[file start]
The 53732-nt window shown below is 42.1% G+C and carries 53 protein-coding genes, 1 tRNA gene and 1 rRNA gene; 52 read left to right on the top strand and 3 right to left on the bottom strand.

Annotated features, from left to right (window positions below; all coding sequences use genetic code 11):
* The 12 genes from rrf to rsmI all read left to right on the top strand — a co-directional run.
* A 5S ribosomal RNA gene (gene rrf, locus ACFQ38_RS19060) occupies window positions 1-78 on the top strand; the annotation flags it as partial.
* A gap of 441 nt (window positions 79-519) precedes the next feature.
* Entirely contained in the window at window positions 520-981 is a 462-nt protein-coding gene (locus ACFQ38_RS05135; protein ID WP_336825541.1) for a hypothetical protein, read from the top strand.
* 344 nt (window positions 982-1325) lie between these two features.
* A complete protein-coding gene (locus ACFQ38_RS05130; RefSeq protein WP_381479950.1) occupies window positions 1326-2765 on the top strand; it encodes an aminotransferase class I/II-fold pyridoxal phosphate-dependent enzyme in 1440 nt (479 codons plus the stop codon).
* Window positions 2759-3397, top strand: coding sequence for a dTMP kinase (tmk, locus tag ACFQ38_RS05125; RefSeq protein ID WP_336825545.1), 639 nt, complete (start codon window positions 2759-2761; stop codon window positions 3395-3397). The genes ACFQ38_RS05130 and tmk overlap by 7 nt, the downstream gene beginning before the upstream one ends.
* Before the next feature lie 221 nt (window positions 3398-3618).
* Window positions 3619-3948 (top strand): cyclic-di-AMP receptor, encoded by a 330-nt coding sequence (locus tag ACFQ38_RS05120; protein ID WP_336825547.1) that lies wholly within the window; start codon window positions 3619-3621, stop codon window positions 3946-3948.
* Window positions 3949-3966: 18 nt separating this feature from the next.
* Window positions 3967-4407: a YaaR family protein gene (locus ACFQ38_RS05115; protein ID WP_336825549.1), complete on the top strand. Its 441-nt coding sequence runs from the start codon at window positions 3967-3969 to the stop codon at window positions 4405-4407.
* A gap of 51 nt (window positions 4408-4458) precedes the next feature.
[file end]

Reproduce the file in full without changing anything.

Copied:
The 53732-nt window shown below is 42.1% G+C and carries 53 protein-coding genes, 1 tRNA gene and 1 rRNA gene; 52 read left to right on the top strand and 3 right to left on the bottom strand.

Annotated features, from left to right (window positions below; all coding sequences use genetic code 11):
* The 12 genes from rrf to rsmI all read left to right on the top strand — a co-directional run.
* A 5S ribosomal RNA gene (gene rrf, locus ACFQ38_RS19060) occupies window positions 1-78 on the top strand; the annotation flags it as partial.
* A gap of 441 nt (window positions 79-519) precedes the next feature.
* Entirely contained in the window at window positions 520-981 is a 462-nt protein-coding gene (locus ACFQ38_RS05135; protein ID WP_336825541.1) for a hypothetical protein, read from the top strand.
* 344 nt (window positions 982-1325) lie between these two features.
* A complete protein-coding gene (locus ACFQ38_RS05130; RefSeq protein WP_381479950.1) occupies window positions 1326-2765 on the top strand; it encodes an aminotransferase class I/II-fold pyridoxal phosphate-dependent enzyme in 1440 nt (479 codons plus the stop codon).
* Window positions 2759-3397, top strand: coding sequence for a dTMP kinase (tmk, locus tag ACFQ38_RS05125; RefSeq protein ID WP_336825545.1), 639 nt, complete (start codon window positions 2759-2761; stop codon window positions 3395-3397). The genes ACFQ38_RS05130 and tmk overlap by 7 nt, the downstream gene beginning before the upstream one ends.
* Before the next feature lie 221 nt (window positions 3398-3618).
* Window positions 3619-3948 (top strand): cyclic-di-AMP receptor, encoded by a 330-nt coding sequence (locus tag ACFQ38_RS05120; protein ID WP_336825547.1) that lies wholly within the window; start codon window positions 3619-3621, stop codon window positions 3946-3948.
* Window positions 3949-3966: 18 nt separating this feature from the next.
* Window positions 3967-4407: a YaaR family protein gene (locus ACFQ38_RS05115; protein ID WP_336825549.1), complete on the top strand. Its 441-nt coding sequence runs from the start codon at window positions 3967-3969 to the stop codon at window positions 4405-4407.
* A gap of 51 nt (window positions 4408-4458) precedes the next feature.